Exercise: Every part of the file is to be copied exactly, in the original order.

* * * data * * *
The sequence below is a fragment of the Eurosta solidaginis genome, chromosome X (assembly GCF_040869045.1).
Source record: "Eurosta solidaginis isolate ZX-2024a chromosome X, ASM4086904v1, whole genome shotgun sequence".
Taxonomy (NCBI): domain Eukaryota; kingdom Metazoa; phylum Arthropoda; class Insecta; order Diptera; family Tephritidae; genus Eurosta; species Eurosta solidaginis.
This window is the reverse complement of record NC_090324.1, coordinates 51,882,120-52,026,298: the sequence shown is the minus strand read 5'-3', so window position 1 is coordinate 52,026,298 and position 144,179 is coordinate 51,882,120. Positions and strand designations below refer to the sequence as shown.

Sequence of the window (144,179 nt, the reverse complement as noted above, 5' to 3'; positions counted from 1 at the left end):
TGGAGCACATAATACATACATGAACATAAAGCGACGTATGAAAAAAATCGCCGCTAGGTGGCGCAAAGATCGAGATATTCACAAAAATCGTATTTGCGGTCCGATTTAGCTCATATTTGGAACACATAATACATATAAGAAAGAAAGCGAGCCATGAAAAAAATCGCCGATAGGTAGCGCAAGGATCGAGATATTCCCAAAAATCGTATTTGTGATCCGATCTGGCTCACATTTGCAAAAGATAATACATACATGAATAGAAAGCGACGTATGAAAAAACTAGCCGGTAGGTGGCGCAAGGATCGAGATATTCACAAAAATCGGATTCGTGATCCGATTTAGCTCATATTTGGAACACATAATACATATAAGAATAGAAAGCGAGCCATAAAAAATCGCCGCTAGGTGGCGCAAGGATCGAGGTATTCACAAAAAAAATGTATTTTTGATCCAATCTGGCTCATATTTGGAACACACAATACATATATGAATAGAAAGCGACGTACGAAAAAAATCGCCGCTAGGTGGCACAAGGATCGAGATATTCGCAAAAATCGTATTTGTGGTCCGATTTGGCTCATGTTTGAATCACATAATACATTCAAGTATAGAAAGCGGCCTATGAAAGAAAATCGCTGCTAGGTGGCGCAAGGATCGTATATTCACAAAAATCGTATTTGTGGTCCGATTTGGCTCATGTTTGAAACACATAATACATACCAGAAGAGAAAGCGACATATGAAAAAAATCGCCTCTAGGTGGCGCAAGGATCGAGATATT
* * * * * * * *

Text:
The sequence below is a fragment of the Eurosta solidaginis genome, chromosome X (assembly GCF_040869045.1).
Source record: "Eurosta solidaginis isolate ZX-2024a chromosome X, ASM4086904v1, whole genome shotgun sequence".
Taxonomy (NCBI): domain Eukaryota; kingdom Metazoa; phylum Arthropoda; class Insecta; order Diptera; family Tephritidae; genus Eurosta; species Eurosta solidaginis.
This window is the reverse complement of record NC_090324.1, coordinates 51,882,120-52,026,298: the sequence shown is the minus strand read 5'-3', so window position 1 is coordinate 52,026,298 and position 144,179 is coordinate 51,882,120. Positions and strand designations below refer to the sequence as shown.

Sequence of the window (144,179 nt, the reverse complement as noted above, 5' to 3'; positions counted from 1 at the left end):
TGGAGCACATAATACATACATGAACATAAAGCGACGTATGAAAAAAATCGCCGCTAGGTGGCGCAAAGATCGAGATATTCACAAAAATCGTATTTGCGGTCCGATTTAGCTCATATTTGGAACACATAATACATATAAGAAAGAAAGCGAGCCATGAAAAAAATCGCCGATAGGTAGCGCAAGGATCGAGATATTCCCAAAAATCGTATTTGTGATCCGATCTGGCTCACATTTGCAAAAGATAATACATACATGAATAGAAAGCGACGTATGAAAAAACTAGCCGGTAGGTGGCGCAAGGATCGAGATATTCACAAAAATCGGATTCGTGATCCGATTTAGCTCATATTTGGAACACATAATACATATAAGAATAGAAAGCGAGCCATAAAAAATCGCCGCTAGGTGGCGCAAGGATCGAGGTATTCACAAAAAAAATGTATTTTTGATCCAATCTGGCTCATATTTGGAACACACAATACATATATGAATAGAAAGCGACGTACGAAAAAAATCGCCGCTAGGTGGCACAAGGATCGAGATATTCGCAAAAATCGTATTTGTGGTCCGATTTGGCTCATGTTTGAATCACATAATACATTCAAGTATAGAAAGCGGCCTATGAAAGAAAATCGCTGCTAGGTGGCGCAAGGATCGTATATTCACAAAAATCGTATTTGTGGTCCGATTTGGCTCATGTTTGAAACACATAATACATACCAGAAGAGAAAGCGACATATGAAAAAAATCGCCTCTAGGTGGCGCAAGGATCGAGATATT